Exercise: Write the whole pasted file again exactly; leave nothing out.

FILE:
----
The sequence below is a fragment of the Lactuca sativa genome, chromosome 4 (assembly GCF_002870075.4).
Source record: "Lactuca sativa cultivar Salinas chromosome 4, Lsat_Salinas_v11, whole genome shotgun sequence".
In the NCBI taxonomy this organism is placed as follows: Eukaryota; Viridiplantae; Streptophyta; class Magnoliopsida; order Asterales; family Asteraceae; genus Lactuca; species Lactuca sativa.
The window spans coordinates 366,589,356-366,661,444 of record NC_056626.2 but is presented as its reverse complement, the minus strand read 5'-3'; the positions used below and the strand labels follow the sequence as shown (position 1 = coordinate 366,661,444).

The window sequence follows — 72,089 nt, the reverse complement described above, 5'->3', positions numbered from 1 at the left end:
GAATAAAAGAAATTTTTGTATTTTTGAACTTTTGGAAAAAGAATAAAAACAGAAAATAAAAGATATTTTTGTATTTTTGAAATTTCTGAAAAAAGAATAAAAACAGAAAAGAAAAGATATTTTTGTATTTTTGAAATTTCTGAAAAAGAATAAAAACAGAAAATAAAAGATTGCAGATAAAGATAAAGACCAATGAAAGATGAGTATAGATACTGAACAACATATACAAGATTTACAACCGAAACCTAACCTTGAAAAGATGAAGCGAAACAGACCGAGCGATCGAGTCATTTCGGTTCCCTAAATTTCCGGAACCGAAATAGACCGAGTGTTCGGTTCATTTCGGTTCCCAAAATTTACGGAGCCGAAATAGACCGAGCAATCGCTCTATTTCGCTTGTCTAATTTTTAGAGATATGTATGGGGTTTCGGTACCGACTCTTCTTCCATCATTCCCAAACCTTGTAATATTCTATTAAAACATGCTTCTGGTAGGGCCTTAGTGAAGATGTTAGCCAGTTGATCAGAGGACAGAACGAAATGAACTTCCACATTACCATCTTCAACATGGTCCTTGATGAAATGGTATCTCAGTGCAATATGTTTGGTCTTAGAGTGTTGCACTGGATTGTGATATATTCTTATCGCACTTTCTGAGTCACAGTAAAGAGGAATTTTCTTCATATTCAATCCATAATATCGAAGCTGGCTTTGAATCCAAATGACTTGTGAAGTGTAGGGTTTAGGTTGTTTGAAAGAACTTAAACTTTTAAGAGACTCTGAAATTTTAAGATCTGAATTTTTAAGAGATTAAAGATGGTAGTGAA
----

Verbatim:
The sequence below is a fragment of the Lactuca sativa genome, chromosome 4 (assembly GCF_002870075.4).
Source record: "Lactuca sativa cultivar Salinas chromosome 4, Lsat_Salinas_v11, whole genome shotgun sequence".
In the NCBI taxonomy this organism is placed as follows: Eukaryota; Viridiplantae; Streptophyta; class Magnoliopsida; order Asterales; family Asteraceae; genus Lactuca; species Lactuca sativa.
The window spans coordinates 366,589,356-366,661,444 of record NC_056626.2 but is presented as its reverse complement, the minus strand read 5'-3'; the positions used below and the strand labels follow the sequence as shown (position 1 = coordinate 366,661,444).

The window sequence follows — 72,089 nt, the reverse complement described above, 5'->3', positions numbered from 1 at the left end:
GAATAAAAGAAATTTTTGTATTTTTGAACTTTTGGAAAAAGAATAAAAACAGAAAATAAAAGATATTTTTGTATTTTTGAAATTTCTGAAAAAAGAATAAAAACAGAAAAGAAAAGATATTTTTGTATTTTTGAAATTTCTGAAAAAGAATAAAAACAGAAAATAAAAGATTGCAGATAAAGATAAAGACCAATGAAAGATGAGTATAGATACTGAACAACATATACAAGATTTACAACCGAAACCTAACCTTGAAAAGATGAAGCGAAACAGACCGAGCGATCGAGTCATTTCGGTTCCCTAAATTTCCGGAACCGAAATAGACCGAGTGTTCGGTTCATTTCGGTTCCCAAAATTTACGGAGCCGAAATAGACCGAGCAATCGCTCTATTTCGCTTGTCTAATTTTTAGAGATATGTATGGGGTTTCGGTACCGACTCTTCTTCCATCATTCCCAAACCTTGTAATATTCTATTAAAACATGCTTCTGGTAGGGCCTTAGTGAAGATGTTAGCCAGTTGATCAGAGGACAGAACGAAATGAACTTCCACATTACCATCTTCAACATGGTCCTTGATGAAATGGTATCTCAGTGCAATATGTTTGGTCTTAGAGTGTTGCACTGGATTGTGATATATTCTTATCGCACTTTCTGAGTCACAGTAAAGAGGAATTTTCTTCATATTCAATCCATAATATCGAAGCTGGCTTTGAATCCAAATGACTTGTGAAGTGTAGGGTTTAGGTTGTTTGAAAGAACTTAAACTTTTAAGAGACTCTGAAATTTTAAGATCTGAATTTTTAAGAGATTAAAGATGGTAGTGAA